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Is using weights vital during exercise?

By February 7, 2009 - 1:59pm
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I saw a fitness person on TV recently saying that many of his clients only use weights for fitness and it works really well.

I only do cardio, on an eliptical machine so that it's a total body workout but I REALLY dislike weights and I'm very time limited. I know weights are important but are they really necessary?

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I just re-read your question, and you can add strength-training to your routine without necessarily using "weights"!

There are many ways to increase your strength and flexibility:
- Plyometrics
- Pilates and Yoga
- Calisthenics (using body as resistance instead of a free weight)

Do any of these sound like something more fun than using free weights or weight machines?

February 8, 2009 - 9:36am
EmpowHER Guest
Anonymous (reply to Alison Beaver)

Plyometrics and other full-body workouts are a great way to build strength and tone. I am currently going through the P90X workout series (you might have seen it advertised on late night tv), most of the workouts require only your body and occasionally a resistance band. I can honestly say that it is the hardest workout routine I have ever done. I've lost quite a bit of body fat and gained a lot of strength, all without picking up a single free-weight.

February 9, 2009 - 7:18pm

The best reasons for adding weight lifting to your exercise routine that I've read is that weight-bearing exercise can help reduce your risk for osteoporosis, and helps to increase bone strength.

According to the American Council on Exercise (ACE), here are the benefits of strength training:

A well-designed strength-training program can provide the following benefits:

- Increased strength of bones, muscles and connective tissue (the tendons and ligaments), decreasing the risk of injury.

- Increased muscle mass. Most adults lose about one-half pound of muscle per year after the age of 20. This is largely due to decreased activity.

- Muscle tissue is partly responsible for the number of calories burned at rest (the basal metabolic rate or BMR). As muscle mass increases, BMR increases, making it easier to maintain a healthy body weight.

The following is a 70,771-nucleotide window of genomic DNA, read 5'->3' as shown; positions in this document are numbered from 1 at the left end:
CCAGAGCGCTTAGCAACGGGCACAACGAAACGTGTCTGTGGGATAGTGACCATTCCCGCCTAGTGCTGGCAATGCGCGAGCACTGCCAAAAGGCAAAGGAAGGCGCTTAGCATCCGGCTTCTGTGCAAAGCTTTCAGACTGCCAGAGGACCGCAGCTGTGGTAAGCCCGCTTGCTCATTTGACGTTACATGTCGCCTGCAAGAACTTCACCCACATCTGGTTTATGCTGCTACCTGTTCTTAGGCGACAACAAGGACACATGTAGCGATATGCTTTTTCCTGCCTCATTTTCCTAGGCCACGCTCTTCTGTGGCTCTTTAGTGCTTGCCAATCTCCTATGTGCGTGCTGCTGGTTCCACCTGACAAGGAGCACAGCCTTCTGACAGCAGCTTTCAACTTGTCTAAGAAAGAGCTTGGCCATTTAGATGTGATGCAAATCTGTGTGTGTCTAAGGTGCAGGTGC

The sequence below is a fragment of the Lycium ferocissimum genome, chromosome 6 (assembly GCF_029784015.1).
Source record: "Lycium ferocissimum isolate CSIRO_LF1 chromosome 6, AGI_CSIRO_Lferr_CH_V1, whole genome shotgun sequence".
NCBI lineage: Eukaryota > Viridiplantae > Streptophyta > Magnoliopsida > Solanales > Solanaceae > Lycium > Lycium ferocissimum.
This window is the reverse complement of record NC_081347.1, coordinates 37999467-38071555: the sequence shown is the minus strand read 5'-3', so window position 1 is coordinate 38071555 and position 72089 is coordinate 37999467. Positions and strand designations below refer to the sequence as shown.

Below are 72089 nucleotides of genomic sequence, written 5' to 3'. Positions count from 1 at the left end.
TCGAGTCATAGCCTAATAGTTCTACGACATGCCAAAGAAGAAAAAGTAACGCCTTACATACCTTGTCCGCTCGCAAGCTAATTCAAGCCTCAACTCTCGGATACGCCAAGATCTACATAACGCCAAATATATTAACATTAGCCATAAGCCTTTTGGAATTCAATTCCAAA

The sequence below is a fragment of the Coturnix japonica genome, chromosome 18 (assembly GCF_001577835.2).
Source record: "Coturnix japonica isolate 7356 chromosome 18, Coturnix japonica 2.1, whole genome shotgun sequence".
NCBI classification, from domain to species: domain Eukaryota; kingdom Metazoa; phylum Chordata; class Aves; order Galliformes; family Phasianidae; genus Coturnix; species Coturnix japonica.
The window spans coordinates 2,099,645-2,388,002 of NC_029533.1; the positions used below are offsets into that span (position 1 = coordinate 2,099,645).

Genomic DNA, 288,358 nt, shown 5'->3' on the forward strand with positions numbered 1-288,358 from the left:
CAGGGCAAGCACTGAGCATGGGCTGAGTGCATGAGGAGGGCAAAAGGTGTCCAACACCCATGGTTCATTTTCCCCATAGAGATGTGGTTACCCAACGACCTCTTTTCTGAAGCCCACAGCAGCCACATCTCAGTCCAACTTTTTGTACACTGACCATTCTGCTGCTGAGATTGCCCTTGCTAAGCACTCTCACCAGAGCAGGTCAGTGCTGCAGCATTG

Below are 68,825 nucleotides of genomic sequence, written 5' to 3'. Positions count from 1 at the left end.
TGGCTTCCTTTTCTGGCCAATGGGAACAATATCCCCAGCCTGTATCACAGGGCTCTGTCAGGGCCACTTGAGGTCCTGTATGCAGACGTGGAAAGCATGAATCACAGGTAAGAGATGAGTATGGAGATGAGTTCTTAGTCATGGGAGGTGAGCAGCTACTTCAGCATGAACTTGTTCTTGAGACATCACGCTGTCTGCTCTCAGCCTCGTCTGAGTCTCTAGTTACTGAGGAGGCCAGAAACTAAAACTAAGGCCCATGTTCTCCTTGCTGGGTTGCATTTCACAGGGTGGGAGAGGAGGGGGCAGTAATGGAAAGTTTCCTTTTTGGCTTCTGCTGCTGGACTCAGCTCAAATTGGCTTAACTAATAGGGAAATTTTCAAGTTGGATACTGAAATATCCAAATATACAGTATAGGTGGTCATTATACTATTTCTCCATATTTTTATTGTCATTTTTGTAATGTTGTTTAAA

- Enhanced quality of life. As general strength increases, the effort required to perform daily routines (carrying groceries, working in the garden) will be less taxing.

February 8, 2009 - 9:31am

I think it depends what your definition of "necessary" is!

For me, weight lifting has been the fastest way of changing my body shape. My muscles are stronger from lifting weights. I also run, and the cardio has different benefits than the weight lifting.

February 8, 2009 - 9:25am
EmpowHER Guest

Hello! I stumbled across this question and would like to add one thing: disliking weight training is one thing. Saying you are time-limited is another. I have a full body weight training program that I use 3 days a week. Instead of doing low weight/high reps, I use high weight/low reps. Using enough weight to fatigue my muscles in 8 - 12 reps max on the first set, then pumping out as many as possible on the second set (usually a few less than first set). Anyway, the whole program takes less than 30 minutes to complete. I see major results this way and very, very, VERY few women will ever "bulk up" like the male bodybuilders. Takes a lot of work and specialized nutrition for women to attain that type of physique.

That being said, if you don't like weight training, you will not stick with it. That is more important in the long run. As long as you have weight bearing exercise to help prevent the bone loss common in women, you should be fine.

February 8, 2009 - 8:56am
EmpowHER Guest

What a great question. I learned a lot of reading this article as well.

Any type of exercise is great for your health. There is much debate about this subject but I found some really great information on Discovery Health.com that explains in great details the advantages and disadvantages of cardio vs. weight training.

Check out this website http://health.discovery.com/centers/diet-fitness/cardio-vs-weight-training.html.

As you can see there are several advantages and disadvantages to each of the exercise regimes. I guess it would really depend on your preference if it is 'really that important to you'.

I tend to like to mix up my workouts. I hate running (although I force myself) I love to use weights, Yoga, aerobics and kick boxing. Krav Maga is fantastic. I started it about a month ago and it is great. It is a mixture of self defense and kick boxing. GREAT CARDIO.

Hope this helps.

February 7, 2009 - 2:32pm
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